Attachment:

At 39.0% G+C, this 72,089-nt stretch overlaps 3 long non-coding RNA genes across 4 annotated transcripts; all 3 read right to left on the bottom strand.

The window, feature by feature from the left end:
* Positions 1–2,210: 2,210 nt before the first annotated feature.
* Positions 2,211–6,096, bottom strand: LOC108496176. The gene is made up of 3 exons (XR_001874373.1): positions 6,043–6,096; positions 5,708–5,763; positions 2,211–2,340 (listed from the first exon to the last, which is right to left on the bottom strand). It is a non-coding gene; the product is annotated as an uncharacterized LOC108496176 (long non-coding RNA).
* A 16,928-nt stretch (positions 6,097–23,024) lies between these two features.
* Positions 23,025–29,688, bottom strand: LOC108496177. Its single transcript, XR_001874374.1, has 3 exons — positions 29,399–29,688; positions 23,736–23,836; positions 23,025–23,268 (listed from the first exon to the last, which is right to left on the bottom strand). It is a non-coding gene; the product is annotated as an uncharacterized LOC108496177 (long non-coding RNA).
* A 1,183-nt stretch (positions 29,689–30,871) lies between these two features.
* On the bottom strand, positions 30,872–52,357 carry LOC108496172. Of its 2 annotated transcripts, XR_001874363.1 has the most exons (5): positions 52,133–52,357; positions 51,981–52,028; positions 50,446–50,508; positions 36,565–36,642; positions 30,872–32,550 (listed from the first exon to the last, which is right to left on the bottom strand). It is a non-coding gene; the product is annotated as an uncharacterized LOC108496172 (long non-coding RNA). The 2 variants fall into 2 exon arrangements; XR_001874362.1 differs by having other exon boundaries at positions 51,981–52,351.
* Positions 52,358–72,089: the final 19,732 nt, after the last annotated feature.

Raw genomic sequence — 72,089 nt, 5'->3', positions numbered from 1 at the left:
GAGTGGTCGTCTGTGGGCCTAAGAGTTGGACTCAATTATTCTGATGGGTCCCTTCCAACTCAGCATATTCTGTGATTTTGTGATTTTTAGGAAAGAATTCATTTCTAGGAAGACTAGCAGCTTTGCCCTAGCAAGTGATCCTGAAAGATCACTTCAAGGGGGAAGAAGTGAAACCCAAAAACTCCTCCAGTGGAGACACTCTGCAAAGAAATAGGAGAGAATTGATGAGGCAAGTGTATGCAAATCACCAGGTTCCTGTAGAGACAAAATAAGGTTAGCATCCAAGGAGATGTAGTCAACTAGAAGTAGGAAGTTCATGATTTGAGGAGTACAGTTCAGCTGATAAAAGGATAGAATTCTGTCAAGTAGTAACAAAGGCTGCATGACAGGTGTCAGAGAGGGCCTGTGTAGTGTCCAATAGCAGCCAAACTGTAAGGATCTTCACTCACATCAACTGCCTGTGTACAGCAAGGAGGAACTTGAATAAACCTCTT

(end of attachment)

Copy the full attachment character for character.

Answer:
At 39.0% G+C, this 72,089-nt stretch overlaps 3 long non-coding RNA genes across 4 annotated transcripts; all 3 read right to left on the bottom strand.

The window, feature by feature from the left end:
* Positions 1–2,210: 2,210 nt before the first annotated feature.
* Positions 2,211–6,096, bottom strand: LOC108496176. The gene is made up of 3 exons (XR_001874373.1): positions 6,043–6,096; positions 5,708–5,763; positions 2,211–2,340 (listed from the first exon to the last, which is right to left on the bottom strand). It is a non-coding gene; the product is annotated as an uncharacterized LOC108496176 (long non-coding RNA).
* A 16,928-nt stretch (positions 6,097–23,024) lies between these two features.
* Positions 23,025–29,688, bottom strand: LOC108496177. Its single transcript, XR_001874374.1, has 3 exons — positions 29,399–29,688; positions 23,736–23,836; positions 23,025–23,268 (listed from the first exon to the last, which is right to left on the bottom strand). It is a non-coding gene; the product is annotated as an uncharacterized LOC108496177 (long non-coding RNA).
* A 1,183-nt stretch (positions 29,689–30,871) lies between these two features.
* On the bottom strand, positions 30,872–52,357 carry LOC108496172. Of its 2 annotated transcripts, XR_001874363.1 has the most exons (5): positions 52,133–52,357; positions 51,981–52,028; positions 50,446–50,508; positions 36,565–36,642; positions 30,872–32,550 (listed from the first exon to the last, which is right to left on the bottom strand). It is a non-coding gene; the product is annotated as an uncharacterized LOC108496172 (long non-coding RNA). The 2 variants fall into 2 exon arrangements; XR_001874362.1 differs by having other exon boundaries at positions 51,981–52,351.
* Positions 52,358–72,089: the final 19,732 nt, after the last annotated feature.

Raw genomic sequence — 72,089 nt, 5'->3', positions numbered from 1 at the left:
GAGTGGTCGTCTGTGGGCCTAAGAGTTGGACTCAATTATTCTGATGGGTCCCTTCCAACTCAGCATATTCTGTGATTTTGTGATTTTTAGGAAAGAATTCATTTCTAGGAAGACTAGCAGCTTTGCCCTAGCAAGTGATCCTGAAAGATCACTTCAAGGGGGAAGAAGTGAAACCCAAAAACTCCTCCAGTGGAGACACTCTGCAAAGAAATAGGAGAGAATTGATGAGGCAAGTGTATGCAAATCACCAGGTTCCTGTAGAGACAAAATAAGGTTAGCATCCAAGGAGATGTAGTCAACTAGAAGTAGGAAGTTCATGATTTGAGGAGTACAGTTCAGCTGATAAAAGGATAGAATTCTGTCAAGTAGTAACAAAGGCTGCATGACAGGTGTCAGAGAGGGCCTGTGTAGTGTCCAATAGCAGCCAAACTGTAAGGATCTTCACTCACATCAACTGCCTGTGTACAGCAAGGAGGAACTTGAATAAACCTCTT